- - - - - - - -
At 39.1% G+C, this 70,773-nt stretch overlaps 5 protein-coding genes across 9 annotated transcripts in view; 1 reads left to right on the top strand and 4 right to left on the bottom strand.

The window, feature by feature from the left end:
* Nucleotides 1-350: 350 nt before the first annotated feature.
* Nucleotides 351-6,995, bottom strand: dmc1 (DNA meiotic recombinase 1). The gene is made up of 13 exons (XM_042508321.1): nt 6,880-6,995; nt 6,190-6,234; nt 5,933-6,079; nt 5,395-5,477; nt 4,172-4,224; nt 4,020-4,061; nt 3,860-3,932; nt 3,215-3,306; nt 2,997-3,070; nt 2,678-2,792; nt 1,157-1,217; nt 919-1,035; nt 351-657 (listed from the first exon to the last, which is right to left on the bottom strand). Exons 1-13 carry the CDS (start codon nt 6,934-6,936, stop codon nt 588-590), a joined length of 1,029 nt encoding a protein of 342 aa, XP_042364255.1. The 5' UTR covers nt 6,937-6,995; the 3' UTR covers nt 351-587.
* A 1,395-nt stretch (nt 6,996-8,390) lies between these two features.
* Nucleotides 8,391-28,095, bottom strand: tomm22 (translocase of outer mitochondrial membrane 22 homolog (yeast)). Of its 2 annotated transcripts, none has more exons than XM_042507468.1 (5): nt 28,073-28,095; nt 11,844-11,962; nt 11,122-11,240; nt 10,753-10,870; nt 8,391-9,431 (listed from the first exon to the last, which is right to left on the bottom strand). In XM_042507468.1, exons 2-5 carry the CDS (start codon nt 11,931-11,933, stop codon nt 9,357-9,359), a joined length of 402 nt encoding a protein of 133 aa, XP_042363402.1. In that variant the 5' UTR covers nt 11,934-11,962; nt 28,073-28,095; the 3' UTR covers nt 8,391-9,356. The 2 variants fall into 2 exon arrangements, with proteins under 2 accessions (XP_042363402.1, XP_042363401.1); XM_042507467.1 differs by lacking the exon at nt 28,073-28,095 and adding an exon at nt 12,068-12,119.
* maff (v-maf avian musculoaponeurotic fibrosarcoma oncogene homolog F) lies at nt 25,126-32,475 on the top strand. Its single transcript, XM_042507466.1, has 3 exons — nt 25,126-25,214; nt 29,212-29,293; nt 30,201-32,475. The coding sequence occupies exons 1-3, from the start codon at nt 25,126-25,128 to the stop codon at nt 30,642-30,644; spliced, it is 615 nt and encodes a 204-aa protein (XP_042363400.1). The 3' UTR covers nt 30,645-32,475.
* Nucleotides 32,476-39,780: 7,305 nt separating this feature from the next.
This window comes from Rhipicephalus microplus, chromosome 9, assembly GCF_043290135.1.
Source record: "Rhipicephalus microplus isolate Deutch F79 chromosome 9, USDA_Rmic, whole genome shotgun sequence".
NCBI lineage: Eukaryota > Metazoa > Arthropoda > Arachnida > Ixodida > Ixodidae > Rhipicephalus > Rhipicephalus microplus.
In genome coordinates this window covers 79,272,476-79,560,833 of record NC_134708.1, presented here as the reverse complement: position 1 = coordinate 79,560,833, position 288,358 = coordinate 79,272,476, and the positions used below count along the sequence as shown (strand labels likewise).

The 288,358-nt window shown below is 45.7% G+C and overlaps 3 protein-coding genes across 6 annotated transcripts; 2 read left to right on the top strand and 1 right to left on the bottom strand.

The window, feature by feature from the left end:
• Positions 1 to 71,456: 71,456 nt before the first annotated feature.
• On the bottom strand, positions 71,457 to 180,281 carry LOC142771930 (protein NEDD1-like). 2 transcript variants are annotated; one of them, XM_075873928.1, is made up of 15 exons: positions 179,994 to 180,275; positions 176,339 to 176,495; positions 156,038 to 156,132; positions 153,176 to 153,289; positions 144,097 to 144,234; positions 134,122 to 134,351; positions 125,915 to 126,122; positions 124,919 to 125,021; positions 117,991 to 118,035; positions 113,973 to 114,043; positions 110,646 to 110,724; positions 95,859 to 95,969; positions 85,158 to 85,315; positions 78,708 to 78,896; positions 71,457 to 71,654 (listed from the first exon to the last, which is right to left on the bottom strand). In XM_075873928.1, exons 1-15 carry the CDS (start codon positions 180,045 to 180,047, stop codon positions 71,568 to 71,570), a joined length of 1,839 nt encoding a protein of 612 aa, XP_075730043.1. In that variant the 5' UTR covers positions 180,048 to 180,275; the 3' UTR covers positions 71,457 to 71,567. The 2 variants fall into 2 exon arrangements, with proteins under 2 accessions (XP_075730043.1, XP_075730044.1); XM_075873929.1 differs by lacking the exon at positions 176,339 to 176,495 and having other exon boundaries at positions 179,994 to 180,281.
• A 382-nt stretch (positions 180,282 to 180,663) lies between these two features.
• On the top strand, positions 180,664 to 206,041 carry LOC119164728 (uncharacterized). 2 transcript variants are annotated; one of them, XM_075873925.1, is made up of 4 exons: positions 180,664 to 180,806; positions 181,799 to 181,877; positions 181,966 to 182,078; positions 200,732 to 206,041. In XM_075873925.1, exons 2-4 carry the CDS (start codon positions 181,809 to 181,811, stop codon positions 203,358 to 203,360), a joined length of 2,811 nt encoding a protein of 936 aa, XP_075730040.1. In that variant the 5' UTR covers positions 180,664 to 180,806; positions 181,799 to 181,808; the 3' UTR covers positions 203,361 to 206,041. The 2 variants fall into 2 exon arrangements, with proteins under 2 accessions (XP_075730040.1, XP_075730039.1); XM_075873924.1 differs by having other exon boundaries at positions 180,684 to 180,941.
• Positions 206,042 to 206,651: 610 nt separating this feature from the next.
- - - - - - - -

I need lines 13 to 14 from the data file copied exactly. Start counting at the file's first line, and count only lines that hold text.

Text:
The 288,358-nt window shown below is 45.7% G+C and overlaps 3 protein-coding genes across 6 annotated transcripts; 2 read left to right on the top strand and 1 right to left on the bottom strand.

The window, feature by feature from the left end: